1 Why science matters
Why should you care about the assessment of contemporary science? In our view, the main reason you should care is because science has the potential to change our lives, and those of future generations. As citizens, we need to keep abreast of the changes in scientific knowledge so we can have a say in how it can, and should, be applied in wider society (Holliman et al., 2009). To do this, we need to develop generic skills that can be applied across the sciences.
In practice, science is not just one thing. Scientific knowledge is produced by scientists working in a vast array of sub-disciplines (Schummer, 2009). In this short course you will encounter, among others: conservation biologists working to better understand how animals, plants and humans interrelate and influence each other; life scientists studying the microbiology of the heart, and Earth scientists who explore how metamorphic rocks are formed.
Despite the variations in working practices between scientists in different disciplines, there are some common purposes and beliefs that they adhere to. All scientists are trying to produce new knowledge. To achieve this end, they look to build on our current understanding of natural phenomena, following a set of underlying research principles. It follows that what is known about a given scientific discipline has the potential to change with the publication of each new piece of research.
The publication of new knowledge is not a given. For new knowledge to be published, it has to pass the assessment of peers working in the field (i.e. other expert scientists). Once agreed, this new knowledge can be shared more widely for further assessment among other scientists, and potentially for communication beyond the academic domain.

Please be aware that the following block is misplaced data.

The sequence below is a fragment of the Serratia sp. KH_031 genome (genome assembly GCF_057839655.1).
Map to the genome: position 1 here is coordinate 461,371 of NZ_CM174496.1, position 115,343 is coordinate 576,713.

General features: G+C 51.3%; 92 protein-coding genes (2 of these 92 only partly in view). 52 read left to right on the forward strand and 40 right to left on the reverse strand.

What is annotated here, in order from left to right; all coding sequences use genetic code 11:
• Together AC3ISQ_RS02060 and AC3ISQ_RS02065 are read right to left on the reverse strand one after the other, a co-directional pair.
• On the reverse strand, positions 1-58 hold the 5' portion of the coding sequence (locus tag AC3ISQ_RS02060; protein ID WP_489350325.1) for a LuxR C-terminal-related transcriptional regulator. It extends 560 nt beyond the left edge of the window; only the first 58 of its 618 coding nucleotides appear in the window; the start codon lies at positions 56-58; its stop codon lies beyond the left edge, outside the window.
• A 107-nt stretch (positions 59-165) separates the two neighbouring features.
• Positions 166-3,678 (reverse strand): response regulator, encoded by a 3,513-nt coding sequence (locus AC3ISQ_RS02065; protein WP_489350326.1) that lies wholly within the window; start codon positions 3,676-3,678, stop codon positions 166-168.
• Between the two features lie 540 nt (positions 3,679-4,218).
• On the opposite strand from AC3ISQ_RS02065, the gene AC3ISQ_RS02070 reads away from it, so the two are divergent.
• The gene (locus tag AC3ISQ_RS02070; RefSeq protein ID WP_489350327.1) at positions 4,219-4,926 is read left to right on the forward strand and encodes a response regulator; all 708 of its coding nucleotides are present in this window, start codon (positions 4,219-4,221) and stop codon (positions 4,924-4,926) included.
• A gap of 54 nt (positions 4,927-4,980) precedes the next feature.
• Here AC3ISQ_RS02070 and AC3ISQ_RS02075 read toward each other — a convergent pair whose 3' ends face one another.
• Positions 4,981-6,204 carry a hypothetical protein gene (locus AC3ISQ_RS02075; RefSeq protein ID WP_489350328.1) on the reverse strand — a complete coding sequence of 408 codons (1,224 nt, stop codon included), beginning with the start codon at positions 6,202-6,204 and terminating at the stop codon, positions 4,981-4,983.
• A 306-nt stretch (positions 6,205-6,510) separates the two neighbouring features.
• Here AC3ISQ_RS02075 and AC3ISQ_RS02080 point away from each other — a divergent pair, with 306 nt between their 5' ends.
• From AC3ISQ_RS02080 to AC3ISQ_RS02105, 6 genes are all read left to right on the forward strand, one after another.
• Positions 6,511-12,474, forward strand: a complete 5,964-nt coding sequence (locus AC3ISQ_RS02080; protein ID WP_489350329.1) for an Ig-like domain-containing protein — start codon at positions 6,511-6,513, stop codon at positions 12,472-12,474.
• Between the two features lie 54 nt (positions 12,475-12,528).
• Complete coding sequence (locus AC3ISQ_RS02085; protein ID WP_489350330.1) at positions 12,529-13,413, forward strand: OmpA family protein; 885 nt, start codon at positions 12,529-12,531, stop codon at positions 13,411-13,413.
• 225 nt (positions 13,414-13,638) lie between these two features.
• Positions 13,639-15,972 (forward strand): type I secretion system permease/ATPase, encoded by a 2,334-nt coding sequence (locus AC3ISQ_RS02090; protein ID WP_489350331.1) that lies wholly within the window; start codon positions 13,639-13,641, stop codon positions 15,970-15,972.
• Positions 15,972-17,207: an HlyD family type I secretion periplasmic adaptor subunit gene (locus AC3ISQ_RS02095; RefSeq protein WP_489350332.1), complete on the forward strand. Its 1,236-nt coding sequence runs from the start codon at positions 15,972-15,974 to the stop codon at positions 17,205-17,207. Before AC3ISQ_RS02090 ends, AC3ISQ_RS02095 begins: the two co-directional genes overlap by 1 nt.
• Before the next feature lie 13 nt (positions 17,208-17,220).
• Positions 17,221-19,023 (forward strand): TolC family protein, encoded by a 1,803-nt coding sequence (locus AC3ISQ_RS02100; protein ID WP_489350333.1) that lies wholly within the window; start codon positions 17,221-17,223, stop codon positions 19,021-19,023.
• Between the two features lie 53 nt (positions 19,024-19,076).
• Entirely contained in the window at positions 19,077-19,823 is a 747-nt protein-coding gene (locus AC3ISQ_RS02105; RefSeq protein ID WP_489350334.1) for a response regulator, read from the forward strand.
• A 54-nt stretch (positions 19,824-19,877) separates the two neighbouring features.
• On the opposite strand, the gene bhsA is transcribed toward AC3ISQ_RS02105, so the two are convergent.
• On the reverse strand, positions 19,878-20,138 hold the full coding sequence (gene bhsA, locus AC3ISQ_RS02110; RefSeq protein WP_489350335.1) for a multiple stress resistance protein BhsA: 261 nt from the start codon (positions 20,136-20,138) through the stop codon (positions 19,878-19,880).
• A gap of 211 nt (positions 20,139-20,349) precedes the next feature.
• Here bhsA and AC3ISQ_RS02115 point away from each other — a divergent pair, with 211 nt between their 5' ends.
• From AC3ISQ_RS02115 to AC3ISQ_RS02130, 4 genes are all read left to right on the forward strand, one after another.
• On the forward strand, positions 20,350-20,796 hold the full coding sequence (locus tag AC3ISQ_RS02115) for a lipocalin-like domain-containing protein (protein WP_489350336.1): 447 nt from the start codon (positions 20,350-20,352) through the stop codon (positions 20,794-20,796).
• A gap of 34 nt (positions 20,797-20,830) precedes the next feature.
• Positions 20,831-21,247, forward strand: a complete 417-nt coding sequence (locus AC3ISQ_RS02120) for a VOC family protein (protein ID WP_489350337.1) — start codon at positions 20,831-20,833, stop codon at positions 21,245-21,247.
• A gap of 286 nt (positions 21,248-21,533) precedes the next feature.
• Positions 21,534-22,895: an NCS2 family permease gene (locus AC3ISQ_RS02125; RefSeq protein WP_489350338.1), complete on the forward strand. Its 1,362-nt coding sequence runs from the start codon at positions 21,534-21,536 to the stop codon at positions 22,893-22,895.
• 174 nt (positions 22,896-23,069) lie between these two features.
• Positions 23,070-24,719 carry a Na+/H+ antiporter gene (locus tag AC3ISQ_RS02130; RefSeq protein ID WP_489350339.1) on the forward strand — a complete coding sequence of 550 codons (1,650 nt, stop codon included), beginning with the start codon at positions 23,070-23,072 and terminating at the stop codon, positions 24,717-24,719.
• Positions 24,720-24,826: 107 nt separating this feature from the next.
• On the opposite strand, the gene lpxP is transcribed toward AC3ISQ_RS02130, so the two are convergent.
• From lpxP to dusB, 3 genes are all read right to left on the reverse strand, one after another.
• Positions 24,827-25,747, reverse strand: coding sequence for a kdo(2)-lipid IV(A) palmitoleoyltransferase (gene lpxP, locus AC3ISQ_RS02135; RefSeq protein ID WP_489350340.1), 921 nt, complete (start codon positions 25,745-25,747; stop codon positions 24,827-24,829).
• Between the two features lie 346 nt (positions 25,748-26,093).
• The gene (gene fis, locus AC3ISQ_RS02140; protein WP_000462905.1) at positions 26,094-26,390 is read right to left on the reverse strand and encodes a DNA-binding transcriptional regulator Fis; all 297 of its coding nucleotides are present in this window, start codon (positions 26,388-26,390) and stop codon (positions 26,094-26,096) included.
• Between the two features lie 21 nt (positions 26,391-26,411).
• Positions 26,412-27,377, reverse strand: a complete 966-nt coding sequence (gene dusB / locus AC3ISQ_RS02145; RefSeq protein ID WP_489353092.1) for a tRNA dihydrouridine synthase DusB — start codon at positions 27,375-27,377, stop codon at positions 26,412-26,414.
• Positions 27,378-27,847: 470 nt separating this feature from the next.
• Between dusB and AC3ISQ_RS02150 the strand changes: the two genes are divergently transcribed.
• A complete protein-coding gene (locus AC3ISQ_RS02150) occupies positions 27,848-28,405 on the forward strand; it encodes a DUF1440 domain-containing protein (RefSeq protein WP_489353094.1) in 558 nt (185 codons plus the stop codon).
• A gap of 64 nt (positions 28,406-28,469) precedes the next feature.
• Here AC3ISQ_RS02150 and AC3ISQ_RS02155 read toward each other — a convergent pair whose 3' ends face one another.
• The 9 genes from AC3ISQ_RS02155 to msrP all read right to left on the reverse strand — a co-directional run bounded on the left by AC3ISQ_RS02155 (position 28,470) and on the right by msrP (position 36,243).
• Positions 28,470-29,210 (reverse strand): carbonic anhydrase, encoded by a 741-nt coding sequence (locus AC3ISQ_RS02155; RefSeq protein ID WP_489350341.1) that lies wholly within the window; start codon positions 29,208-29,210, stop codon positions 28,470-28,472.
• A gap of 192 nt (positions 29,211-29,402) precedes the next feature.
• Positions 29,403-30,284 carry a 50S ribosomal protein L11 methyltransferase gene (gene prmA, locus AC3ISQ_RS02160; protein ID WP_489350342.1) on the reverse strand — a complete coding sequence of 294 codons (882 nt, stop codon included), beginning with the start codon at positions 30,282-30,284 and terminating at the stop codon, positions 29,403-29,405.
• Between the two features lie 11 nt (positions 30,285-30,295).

Understanding how such assessments are made by expert scientists, and how this can influence the ways that new knowledge becomes public, will help you to make informed judgements about what is (and is not) credible when studying the dynamic boundaries of scientific knowledge. In this light, it is also important to acknowledge that academic practices of openness (Weller, 2014) and engagement (Jensen and Holliman, 2016) are becoming more widespread. Together, they offer additional opportunities for scientists and citizens to scrutinise science, both at the point of publication and as this information circulates in wider society.
Study note 1 Accessing the glossary
The terms ‘discipline’ and ‘engagement’ are in bold in the paragraphs above to identify them as glossary terms. You can hover your cursor over the emboldened text to bring up the definition provided for these terms. You may need to click on the word(s) to read the full definition – this will take you to the glossary section appended to the course, which contains definitions for all the emboldened terms.
As you work through the remainder of the course, you will encounter further glossary terms. Take a moment now to familiarise yourself with this functionality.
It follows that science does not end with the production and publication of new knowledge. The potential for, and realisation of, new knowledge requires members of society to take account of the implications (Guston, 2014). The application of new knowledge has the potential to change our lives for the better or for worse. We all have just as much of a stake as scientists in determining the ways that science can and should influence our lives. Therefore, we need skills and competencies to assess science and its implications (Holliman, 2008).
This course explores some of the skills and competencies that can help scientists and citizens successfully navigate this ever-changing complexity. It introduces and applies concepts from the related fields of science communication and engagement, focusing in particular on digital and information literacy skills (Holliman, 2011). By completing this course you should have a better understanding of how contemporary science progresses and how ‘cutting edge’ scientific knowledge circulates in the public sphere.